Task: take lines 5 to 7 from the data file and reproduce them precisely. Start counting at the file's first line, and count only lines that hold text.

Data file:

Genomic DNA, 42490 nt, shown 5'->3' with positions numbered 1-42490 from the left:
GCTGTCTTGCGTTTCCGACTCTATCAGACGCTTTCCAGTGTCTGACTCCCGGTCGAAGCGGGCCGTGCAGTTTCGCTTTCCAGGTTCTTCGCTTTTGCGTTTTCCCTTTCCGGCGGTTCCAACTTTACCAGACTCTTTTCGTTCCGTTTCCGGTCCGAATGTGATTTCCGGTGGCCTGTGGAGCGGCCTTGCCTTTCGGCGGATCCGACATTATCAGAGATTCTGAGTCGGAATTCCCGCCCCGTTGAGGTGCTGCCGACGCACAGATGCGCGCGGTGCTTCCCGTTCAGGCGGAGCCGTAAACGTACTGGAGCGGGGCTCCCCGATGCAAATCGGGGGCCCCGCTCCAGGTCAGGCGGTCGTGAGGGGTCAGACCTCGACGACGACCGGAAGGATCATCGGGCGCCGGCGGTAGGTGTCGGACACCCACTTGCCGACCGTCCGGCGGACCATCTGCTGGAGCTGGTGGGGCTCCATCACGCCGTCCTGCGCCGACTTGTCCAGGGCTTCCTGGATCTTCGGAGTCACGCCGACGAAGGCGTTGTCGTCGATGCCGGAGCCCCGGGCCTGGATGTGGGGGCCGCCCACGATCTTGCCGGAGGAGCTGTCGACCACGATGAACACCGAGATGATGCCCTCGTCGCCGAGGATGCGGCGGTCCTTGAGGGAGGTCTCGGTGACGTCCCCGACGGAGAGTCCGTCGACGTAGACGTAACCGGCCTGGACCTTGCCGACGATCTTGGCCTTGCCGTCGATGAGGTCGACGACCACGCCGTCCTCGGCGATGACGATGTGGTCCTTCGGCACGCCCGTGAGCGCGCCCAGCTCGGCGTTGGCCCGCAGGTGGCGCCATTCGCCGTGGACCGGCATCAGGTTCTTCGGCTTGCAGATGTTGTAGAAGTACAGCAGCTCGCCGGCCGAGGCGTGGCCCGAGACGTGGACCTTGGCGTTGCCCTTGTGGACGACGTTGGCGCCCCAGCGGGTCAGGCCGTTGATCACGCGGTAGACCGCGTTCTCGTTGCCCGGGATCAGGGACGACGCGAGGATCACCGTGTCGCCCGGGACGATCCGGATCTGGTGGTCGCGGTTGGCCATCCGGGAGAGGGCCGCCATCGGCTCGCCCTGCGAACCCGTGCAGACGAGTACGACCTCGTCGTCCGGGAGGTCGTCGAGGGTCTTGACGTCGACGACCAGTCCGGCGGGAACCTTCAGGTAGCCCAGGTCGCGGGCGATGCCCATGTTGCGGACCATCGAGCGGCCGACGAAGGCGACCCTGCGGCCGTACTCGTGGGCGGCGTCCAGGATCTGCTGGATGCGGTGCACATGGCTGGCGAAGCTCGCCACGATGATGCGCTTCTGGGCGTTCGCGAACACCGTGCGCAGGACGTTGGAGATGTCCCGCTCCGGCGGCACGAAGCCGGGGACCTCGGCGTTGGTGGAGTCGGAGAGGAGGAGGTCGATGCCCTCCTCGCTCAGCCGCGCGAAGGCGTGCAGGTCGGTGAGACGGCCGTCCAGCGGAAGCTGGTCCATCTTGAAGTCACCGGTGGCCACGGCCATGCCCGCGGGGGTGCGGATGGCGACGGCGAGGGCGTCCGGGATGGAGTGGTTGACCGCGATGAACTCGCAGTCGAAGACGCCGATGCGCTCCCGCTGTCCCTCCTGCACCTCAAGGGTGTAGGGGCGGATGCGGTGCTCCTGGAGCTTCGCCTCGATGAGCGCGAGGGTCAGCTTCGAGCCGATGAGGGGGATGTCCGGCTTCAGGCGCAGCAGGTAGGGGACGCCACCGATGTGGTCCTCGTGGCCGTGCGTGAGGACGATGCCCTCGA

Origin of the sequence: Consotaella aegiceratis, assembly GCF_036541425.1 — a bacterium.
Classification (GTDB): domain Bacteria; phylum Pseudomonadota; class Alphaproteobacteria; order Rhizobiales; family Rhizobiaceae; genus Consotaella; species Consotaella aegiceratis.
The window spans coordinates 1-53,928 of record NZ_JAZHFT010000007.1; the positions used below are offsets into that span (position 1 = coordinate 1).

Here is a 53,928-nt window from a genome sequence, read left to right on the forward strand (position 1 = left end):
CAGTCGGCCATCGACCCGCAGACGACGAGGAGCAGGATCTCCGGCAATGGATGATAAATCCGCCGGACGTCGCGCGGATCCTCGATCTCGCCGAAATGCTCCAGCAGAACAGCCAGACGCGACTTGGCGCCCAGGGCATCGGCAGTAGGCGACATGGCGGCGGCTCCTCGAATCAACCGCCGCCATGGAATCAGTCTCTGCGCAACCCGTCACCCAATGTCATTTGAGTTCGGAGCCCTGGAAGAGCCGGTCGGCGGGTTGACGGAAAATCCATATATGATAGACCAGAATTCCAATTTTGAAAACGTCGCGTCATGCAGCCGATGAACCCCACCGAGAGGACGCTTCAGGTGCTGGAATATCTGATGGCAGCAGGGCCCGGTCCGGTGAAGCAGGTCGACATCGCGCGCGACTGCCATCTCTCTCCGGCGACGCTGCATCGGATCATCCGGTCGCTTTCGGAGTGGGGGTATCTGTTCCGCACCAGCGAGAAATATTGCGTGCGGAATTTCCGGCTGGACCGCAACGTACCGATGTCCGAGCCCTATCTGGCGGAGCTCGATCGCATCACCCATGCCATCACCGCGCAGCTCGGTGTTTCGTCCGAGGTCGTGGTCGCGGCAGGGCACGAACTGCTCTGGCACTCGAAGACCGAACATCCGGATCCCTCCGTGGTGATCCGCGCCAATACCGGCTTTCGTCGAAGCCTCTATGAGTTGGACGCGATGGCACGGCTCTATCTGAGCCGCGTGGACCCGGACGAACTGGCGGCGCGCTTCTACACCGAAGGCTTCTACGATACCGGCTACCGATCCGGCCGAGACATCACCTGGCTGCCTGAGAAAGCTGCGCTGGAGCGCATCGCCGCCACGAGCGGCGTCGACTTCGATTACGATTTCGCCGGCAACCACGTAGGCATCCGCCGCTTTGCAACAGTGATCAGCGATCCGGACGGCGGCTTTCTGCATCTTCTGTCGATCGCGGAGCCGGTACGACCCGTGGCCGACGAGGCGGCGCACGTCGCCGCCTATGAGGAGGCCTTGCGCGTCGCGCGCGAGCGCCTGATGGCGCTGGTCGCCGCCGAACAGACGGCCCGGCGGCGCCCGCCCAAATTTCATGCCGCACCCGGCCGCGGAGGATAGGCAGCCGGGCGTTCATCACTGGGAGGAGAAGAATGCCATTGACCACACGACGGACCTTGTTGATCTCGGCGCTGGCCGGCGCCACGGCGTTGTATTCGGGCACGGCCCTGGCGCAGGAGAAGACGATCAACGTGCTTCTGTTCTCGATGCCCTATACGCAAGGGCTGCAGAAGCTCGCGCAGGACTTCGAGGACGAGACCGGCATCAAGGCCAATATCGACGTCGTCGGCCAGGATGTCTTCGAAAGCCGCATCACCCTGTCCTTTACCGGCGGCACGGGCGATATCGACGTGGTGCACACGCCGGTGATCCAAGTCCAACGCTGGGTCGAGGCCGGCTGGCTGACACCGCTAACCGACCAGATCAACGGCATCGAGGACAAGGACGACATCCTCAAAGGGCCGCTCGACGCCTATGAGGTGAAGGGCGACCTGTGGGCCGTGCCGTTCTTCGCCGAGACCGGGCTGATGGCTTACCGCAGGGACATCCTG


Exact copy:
The window spans coordinates 1-53,928 of record NZ_JAZHFT010000007.1; the positions used below are offsets into that span (position 1 = coordinate 1).

Here is a 53,928-nt window from a genome sequence, read left to right on the forward strand (position 1 = left end):
CAGTCGGCCATCGACCCGCAGACGACGAGGAGCAGGATCTCCGGCAATGGATGATAAATCCGCCGGACGTCGCGCGGATCCTCGATCTCGCCGAAATGCTCCAGCAGAACAGCCAGACGCGACTTGGCGCCCAGGGCATCGGCAGTAGGCGACATGGCGGCGGCTCCTCGAATCAACCGCCGCCATGGAATCAGTCTCTGCGCAACCCGTCACCCAATGTCATTTGAGTTCGGAGCCCTGGAAGAGCCGGTCGGCGGGTTGACGGAAAATCCATATATGATAGACCAGAATTCCAATTTTGAAAACGTCGCGTCATGCAGCCGATGAACCCCACCGAGAGGACGCTTCAGGTGCTGGAATATCTGATGGCAGCAGGGCCCGGTCCGGTGAAGCAGGTCGACATCGCGCGCGACTGCCATCTCTCTCCGGCGACGCTGCATCGGATCATCCGGTCGCTTTCGGAGTGGGGGTATCTGTTCCGCACCAGCGAGAAATATTGCGTGCGGAATTTCCGGCTGGACCGCAACGTACCGATGTCCGAGCCCTATCTGGCGGAGCTCGATCGCATCACCCATGCCATCACCGCGCAGCTCGGTGTTTCGTCCGAGGTCGTGGTCGCGGCAGGGCACGAACTGCTCTGGCACTCGAAGACCGAACATCCGGATCCCTCCGTGGTGATCCGCGCCAATACCGGCTTTCGTCGAAGCCTCTATGAGTTGGACGCGATGGCACGGCTCTATCTGAGCCGCGTGGACCCGGACGAACTGGCGGCGCGCTTCTACACCGAAGGCTTCTACGATACCGGCTACCGATCCGGCCGAGACATCACCTGGCTGCCTGAGAAAGCTGCGCTGGAGCGCATCGCCGCCACGAGCGGCGTCGACTTCGATTACGATTTCGCCGGCAACCACGTAGGCATCCGCCGCTTTGCAACAGTGATCAGCGATCCGGACGGCGGCTTTCTGCATCTTCTGTCGATCGCGGAGCCGGTACGACCCGTGGCCGACGAGGCGGCGCACGTCGCCGCCTATGAGGAGGCCTTGCGCGTCGCGCGCGAGCGCCTGATGGCGCTGGTCGCCGCCGAACAGACGGCCCGGCGGCGCCCGCCCAAATTTCATGCCGCACCCGGCCGCGGAGGATAGGCAGCCGGGCGTTCATCACTGGGAGGAGAAGAATGCCATTGACCACACGACGGACCTTGTTGATCTCGGCGCTGGCCGGCGCCACGGCGTTGTATTCGGGCACGGCCCTGGCGCAGGAGAAGACGATCAACGTGCTTCTGTTCTCGATGCCCTATACGCAAGGGCTGCAGAAGCTCGCGCAGGACTTCGAGGACGAGACCGGCATCAAGGCCAATATCGACGTCGTCGGCCAGGATGTCTTCGAAAGCCGCATCACCCTGTCCTTTACCGGCGGCACGGGCGATATCGACGTGGTGCACACGCCGGTGATCCAAGTCCAACGCTGGGTCGAGGCCGGCTGGCTGACACCGCTAACCGACCAGATCAACGGCATCGAGGACAAGGACGACATCCTCAAAGGGCCGCTCGACGCCTATGAGGTGAAGGGCGACCTGTGGGCCGTGCCGTTCTTCGCCGAGACCGGGCTGATGGCTTACCGCAGGGACATCCTG